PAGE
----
j-zbiciak1 at ti.com
Mon Mar 16 00:05:05 EST 1998
'Linux Fan' said previously:
| Last but not least, has anyone ever considered a TSR version for DOS
| machines? I could dedicate a third machine if I could keep a BBS
| online. [...]
Actually, rather than modify the DOS client directly, how about just a
simple program that hooks the COM port's IRQ, and when it sees an
interrupt on that line (meaning, usually, a RING signal), it sends a
Ctrl-C to the current program. This would avoid modifying the RC5
client by adding horribly platform-dependent code.
The program wouldn't need to be a TSR, per se. Rather, it could start
up, hook interrupts, and then launch whatever program you wanted. It'd
act as a wrapper in such a scenario. When the client exits, the
wrapper quits also, thus unhooking IRQs so that the BBS can run unimpeded.
You could set the whole thing up in a short batchfile:
- - - -
REM "ringwrap" is the proposed wrapper which waits for activity on a
REM particular COM line and kills the client program with a Ctrl-C when
REM it sees said activity.
ringwrap COM2 rc5.exe (...rc5 flags...)
REM "runbbs" is the BBS's executable
- - - -
Such a wrapper could be used for more general purposes on DOS boxes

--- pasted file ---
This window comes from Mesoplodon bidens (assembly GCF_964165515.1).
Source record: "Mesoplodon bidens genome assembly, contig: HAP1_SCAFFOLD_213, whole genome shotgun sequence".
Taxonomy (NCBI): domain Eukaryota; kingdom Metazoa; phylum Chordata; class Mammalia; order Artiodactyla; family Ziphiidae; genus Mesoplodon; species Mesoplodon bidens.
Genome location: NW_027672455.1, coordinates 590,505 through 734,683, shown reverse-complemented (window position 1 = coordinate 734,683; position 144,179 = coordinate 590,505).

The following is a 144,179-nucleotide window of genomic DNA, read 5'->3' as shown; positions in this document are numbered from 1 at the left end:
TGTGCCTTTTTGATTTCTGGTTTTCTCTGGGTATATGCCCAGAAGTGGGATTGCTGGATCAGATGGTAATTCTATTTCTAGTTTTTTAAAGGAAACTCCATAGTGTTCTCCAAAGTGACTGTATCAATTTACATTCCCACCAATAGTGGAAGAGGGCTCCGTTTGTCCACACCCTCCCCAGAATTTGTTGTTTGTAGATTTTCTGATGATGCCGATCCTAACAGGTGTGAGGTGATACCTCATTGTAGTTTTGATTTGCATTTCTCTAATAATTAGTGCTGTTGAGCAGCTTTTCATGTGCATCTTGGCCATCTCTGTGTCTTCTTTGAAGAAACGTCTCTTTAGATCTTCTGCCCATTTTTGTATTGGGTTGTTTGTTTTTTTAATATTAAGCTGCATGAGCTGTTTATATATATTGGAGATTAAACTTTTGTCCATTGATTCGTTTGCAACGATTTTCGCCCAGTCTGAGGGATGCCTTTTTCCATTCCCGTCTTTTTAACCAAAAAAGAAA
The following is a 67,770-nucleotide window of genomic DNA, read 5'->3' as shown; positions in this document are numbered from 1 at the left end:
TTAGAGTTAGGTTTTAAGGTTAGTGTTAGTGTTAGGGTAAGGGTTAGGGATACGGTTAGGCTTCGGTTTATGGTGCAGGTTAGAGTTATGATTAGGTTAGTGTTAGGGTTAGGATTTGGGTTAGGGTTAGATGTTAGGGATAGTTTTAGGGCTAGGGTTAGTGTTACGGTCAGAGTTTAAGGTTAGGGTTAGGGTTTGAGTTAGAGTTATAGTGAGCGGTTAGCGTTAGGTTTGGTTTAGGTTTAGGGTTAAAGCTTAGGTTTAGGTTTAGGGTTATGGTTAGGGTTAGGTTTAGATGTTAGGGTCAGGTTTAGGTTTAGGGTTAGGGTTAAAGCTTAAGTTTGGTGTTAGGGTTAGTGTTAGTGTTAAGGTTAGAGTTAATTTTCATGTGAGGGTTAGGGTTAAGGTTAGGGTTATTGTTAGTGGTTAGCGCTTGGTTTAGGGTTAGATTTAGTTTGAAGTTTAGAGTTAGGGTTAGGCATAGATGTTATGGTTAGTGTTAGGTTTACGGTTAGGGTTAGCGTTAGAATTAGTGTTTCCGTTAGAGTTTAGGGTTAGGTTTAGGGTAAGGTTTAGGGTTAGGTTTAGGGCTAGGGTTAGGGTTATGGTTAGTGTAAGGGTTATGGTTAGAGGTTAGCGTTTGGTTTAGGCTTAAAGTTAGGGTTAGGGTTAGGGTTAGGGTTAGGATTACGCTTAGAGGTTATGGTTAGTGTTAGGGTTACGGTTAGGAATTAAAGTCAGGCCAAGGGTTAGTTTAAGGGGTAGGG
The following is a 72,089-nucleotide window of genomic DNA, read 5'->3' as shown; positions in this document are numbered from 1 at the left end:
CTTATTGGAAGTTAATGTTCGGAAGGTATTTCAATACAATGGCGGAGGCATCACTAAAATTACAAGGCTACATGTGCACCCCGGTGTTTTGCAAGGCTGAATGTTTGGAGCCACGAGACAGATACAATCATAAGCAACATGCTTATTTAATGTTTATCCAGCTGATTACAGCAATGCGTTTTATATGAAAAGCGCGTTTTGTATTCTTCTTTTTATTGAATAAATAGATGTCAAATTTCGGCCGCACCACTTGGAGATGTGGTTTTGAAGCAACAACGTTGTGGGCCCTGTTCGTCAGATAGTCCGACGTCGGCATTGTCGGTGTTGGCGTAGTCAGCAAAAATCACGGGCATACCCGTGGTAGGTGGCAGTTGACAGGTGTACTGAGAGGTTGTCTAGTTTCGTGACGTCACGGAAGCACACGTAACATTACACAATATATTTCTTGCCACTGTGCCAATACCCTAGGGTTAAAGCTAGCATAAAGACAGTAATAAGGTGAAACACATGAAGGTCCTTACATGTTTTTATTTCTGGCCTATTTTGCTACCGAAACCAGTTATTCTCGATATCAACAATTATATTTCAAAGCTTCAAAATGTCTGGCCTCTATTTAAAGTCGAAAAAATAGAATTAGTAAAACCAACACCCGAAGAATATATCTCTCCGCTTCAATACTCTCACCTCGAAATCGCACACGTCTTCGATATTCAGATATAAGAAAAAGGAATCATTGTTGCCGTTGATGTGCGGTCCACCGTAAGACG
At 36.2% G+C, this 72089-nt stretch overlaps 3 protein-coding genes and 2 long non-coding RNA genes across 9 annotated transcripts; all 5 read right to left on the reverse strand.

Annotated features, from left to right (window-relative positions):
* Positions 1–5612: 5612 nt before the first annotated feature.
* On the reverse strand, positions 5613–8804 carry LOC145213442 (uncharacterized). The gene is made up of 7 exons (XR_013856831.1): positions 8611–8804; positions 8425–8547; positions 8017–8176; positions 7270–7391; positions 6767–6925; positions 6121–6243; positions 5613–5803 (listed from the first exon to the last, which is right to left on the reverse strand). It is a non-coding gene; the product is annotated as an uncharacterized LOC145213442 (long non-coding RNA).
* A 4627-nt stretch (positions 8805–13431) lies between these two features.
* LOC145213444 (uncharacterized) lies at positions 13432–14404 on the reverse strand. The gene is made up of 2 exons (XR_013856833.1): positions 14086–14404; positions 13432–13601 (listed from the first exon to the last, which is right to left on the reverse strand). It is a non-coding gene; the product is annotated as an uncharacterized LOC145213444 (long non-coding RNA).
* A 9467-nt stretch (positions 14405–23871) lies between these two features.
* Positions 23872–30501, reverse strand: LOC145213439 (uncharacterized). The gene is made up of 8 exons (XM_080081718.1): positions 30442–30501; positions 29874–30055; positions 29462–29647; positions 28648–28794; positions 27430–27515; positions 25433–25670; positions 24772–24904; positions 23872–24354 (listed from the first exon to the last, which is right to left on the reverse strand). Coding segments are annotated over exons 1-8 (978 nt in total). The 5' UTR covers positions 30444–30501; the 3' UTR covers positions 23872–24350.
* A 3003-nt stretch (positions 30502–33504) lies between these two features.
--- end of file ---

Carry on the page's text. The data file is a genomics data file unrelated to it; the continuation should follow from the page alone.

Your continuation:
running BBS-type software. And, depending on how fancy you want to
get, you could probably write the whole thing using DEBUG. (Don't
laugh, I've written TSRs that way before! Ok, so the whole TSR was
~~150 bytes, but it did hook two interrupts and perform a useful
The primary issue is how long it would take to kill off the DOS
client. If it doesn't check for Ctrl-C often enough, then the BBS's
caller may be sitting there wondering why he isn't getting an answer
from the BBS.
Of course, if you're a true Linux afficianado, you could try running
the BBS under DOSemu in Linux. ;-) Or better still, port the BBS to
Linux. (The latter is probably not possile unless you want to write
everything from scratch, including all of the doors, etc.)
Does anyone know how the DOS client currently detects Ctrl-C? Does
it call the BIOS to query for keystrokes? Does it call DOS? Would
it be sufficient to just stuff a "Ctrl-C" into the keyboard buffer?
+----------- Joseph Zbiciak ----------+
| - - - - j-zbiciak1 at ti.com - - - - | Ignorance is the
|- http://www.primenet.com/~im14u2c/ -| Mother of Devotion.
| - - -Texas Instruments, Dallas- - - | -- Robert Burton
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